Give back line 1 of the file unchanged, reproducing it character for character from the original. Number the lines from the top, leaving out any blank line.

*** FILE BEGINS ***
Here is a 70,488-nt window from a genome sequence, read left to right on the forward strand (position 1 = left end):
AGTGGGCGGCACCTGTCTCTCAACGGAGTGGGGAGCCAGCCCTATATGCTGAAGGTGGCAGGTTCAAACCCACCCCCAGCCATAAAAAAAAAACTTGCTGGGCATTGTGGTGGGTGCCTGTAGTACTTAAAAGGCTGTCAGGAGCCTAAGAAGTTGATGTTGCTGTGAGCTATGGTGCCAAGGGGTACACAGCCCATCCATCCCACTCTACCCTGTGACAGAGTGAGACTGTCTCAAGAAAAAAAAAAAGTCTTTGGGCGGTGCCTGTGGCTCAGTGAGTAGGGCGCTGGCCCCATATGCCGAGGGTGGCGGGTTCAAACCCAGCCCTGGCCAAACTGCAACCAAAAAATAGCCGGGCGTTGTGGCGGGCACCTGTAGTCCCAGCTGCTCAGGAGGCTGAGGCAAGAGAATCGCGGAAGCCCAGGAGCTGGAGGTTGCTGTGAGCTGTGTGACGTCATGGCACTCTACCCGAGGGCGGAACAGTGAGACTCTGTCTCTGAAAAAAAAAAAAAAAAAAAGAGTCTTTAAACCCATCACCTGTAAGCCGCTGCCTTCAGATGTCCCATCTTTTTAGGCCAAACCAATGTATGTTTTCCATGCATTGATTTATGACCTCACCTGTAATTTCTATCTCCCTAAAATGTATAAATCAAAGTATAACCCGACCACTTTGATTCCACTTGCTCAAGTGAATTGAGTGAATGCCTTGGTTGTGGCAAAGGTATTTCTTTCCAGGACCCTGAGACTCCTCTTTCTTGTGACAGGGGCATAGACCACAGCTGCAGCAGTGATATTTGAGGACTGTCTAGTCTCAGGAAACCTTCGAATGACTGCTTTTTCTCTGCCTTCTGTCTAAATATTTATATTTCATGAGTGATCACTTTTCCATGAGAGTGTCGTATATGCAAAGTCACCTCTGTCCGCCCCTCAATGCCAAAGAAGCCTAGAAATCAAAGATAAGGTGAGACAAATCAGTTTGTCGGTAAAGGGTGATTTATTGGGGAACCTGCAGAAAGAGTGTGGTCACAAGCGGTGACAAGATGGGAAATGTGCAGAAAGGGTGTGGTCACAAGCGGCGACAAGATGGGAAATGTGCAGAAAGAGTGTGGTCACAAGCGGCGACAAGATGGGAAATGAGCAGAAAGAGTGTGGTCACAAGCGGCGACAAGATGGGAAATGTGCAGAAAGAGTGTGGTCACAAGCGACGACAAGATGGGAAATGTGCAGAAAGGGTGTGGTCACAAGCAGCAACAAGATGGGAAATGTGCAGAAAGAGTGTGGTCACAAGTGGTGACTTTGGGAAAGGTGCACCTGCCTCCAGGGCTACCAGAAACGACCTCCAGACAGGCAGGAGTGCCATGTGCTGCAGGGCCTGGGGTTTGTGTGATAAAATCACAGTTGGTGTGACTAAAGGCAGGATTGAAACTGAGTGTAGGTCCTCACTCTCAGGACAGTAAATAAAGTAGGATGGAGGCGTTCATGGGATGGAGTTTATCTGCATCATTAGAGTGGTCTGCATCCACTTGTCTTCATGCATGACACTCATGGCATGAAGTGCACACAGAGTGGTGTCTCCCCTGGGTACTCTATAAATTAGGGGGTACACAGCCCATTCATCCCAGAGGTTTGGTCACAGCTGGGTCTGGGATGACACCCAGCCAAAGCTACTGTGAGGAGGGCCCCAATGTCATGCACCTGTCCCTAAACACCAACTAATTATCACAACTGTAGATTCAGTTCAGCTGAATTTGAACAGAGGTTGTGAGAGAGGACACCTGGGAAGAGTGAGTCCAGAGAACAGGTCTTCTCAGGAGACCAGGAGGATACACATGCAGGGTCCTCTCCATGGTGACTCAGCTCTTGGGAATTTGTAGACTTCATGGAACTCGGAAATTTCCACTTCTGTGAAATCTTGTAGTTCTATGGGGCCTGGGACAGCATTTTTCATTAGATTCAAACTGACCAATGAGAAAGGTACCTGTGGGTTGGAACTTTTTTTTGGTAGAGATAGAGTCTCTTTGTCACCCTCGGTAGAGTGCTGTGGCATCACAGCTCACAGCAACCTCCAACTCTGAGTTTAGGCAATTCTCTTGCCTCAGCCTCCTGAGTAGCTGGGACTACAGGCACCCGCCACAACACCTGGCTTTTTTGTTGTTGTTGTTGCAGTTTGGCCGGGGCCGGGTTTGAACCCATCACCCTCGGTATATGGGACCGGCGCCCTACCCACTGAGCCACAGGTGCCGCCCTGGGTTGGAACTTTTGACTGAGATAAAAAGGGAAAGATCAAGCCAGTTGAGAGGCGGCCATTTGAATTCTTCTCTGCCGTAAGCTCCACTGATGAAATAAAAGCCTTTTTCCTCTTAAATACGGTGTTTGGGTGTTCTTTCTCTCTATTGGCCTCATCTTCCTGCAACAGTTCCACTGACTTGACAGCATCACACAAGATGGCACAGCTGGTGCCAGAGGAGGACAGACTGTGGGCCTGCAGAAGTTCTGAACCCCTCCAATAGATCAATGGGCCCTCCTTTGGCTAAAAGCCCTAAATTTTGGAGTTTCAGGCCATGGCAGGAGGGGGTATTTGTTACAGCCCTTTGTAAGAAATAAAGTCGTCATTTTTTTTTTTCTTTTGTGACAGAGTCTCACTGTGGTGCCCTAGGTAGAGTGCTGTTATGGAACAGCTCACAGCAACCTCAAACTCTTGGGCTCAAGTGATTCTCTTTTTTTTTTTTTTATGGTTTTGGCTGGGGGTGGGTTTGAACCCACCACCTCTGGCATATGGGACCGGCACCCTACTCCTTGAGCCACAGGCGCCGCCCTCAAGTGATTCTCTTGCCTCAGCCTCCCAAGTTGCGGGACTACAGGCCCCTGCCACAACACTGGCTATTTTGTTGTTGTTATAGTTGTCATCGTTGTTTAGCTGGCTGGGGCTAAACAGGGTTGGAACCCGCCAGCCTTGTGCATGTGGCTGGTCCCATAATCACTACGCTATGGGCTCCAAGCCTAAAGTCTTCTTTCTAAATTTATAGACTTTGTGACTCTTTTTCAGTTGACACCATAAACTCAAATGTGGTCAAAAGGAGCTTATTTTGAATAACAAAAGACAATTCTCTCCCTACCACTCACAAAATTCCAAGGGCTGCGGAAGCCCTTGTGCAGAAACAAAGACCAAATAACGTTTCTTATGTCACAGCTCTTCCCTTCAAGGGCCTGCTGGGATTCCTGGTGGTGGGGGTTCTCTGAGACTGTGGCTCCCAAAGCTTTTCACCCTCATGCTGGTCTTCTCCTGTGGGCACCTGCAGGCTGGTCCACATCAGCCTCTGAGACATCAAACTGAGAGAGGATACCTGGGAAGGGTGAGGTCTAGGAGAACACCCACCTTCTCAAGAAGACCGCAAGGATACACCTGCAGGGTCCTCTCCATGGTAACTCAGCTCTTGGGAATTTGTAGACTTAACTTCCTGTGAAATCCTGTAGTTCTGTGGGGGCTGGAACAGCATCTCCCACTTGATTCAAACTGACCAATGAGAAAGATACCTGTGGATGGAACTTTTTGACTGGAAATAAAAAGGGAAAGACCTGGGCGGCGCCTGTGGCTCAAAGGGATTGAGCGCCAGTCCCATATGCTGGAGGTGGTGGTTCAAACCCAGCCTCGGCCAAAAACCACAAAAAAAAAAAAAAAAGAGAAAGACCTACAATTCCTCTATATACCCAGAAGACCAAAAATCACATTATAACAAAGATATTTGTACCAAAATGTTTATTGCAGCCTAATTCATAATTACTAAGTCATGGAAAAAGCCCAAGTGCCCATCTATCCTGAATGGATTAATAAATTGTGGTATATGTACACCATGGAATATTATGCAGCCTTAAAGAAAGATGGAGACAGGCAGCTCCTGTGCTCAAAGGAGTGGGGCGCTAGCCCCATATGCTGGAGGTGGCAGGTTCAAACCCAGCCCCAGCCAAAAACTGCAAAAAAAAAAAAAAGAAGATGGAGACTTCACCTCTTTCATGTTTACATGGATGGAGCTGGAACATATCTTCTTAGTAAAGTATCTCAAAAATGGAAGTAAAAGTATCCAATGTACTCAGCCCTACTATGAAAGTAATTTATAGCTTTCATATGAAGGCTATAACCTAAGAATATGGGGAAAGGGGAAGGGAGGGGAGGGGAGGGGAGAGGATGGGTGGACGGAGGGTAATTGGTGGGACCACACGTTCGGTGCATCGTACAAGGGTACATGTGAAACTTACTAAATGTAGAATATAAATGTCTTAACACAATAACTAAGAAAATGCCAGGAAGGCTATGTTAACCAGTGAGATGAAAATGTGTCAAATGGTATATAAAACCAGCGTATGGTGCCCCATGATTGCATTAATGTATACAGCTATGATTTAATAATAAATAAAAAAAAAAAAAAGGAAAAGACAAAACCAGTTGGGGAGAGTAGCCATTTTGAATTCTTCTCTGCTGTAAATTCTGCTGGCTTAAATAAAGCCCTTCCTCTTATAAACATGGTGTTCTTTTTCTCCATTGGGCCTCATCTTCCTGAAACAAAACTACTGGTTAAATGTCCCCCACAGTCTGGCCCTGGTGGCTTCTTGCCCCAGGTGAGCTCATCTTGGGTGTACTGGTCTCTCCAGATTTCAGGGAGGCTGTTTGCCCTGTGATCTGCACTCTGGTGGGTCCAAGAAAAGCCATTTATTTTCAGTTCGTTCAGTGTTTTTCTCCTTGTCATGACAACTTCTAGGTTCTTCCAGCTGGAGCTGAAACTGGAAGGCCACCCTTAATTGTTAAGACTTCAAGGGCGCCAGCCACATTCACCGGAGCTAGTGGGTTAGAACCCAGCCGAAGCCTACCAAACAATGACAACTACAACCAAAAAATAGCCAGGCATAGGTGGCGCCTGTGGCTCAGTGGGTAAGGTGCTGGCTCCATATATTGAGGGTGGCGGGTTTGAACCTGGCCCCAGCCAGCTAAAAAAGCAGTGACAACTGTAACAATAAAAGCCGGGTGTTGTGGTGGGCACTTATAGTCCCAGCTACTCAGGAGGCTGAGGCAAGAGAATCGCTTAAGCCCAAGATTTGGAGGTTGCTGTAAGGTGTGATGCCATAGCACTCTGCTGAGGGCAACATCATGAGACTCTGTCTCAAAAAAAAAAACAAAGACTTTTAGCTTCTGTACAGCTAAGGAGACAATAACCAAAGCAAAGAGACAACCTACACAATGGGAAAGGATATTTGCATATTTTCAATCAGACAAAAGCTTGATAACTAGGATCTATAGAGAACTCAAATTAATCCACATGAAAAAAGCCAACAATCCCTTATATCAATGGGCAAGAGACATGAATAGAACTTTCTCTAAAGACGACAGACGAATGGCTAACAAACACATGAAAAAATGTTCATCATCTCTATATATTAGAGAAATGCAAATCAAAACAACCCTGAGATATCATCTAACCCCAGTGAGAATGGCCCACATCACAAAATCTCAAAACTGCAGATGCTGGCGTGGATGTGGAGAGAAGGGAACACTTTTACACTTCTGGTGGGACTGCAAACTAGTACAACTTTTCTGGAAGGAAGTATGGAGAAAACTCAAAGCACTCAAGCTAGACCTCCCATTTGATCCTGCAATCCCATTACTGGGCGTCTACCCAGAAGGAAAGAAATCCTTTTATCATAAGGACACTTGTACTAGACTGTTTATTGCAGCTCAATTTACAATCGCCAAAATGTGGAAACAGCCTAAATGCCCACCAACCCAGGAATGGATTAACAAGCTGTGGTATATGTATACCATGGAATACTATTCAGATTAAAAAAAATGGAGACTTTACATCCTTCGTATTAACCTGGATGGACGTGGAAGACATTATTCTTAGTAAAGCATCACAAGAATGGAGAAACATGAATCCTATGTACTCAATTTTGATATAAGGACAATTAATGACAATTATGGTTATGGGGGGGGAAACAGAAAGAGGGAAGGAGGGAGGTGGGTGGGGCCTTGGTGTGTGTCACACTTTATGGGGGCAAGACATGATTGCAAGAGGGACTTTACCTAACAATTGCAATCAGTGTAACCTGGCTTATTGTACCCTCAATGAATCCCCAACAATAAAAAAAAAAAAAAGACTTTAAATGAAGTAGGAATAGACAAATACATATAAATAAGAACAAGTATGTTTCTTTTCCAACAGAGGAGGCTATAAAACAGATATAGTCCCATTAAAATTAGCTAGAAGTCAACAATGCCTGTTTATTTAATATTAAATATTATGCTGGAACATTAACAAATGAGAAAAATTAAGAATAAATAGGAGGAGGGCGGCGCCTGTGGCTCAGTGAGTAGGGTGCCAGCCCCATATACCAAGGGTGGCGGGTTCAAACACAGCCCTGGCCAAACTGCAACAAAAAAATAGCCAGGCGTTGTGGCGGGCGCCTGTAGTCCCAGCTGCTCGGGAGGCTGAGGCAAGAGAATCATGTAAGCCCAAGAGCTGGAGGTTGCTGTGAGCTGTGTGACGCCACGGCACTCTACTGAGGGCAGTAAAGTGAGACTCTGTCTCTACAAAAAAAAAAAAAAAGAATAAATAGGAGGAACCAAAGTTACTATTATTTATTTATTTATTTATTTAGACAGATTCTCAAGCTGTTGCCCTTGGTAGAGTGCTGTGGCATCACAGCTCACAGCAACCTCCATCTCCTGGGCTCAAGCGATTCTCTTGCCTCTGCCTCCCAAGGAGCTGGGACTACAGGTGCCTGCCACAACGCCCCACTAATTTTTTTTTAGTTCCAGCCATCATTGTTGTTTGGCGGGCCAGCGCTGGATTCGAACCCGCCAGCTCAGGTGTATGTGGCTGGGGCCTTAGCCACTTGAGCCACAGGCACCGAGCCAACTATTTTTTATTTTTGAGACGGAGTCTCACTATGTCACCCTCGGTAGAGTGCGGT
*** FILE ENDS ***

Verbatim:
Here is a 70,488-nt window from a genome sequence, read left to right on the forward strand (position 1 = left end):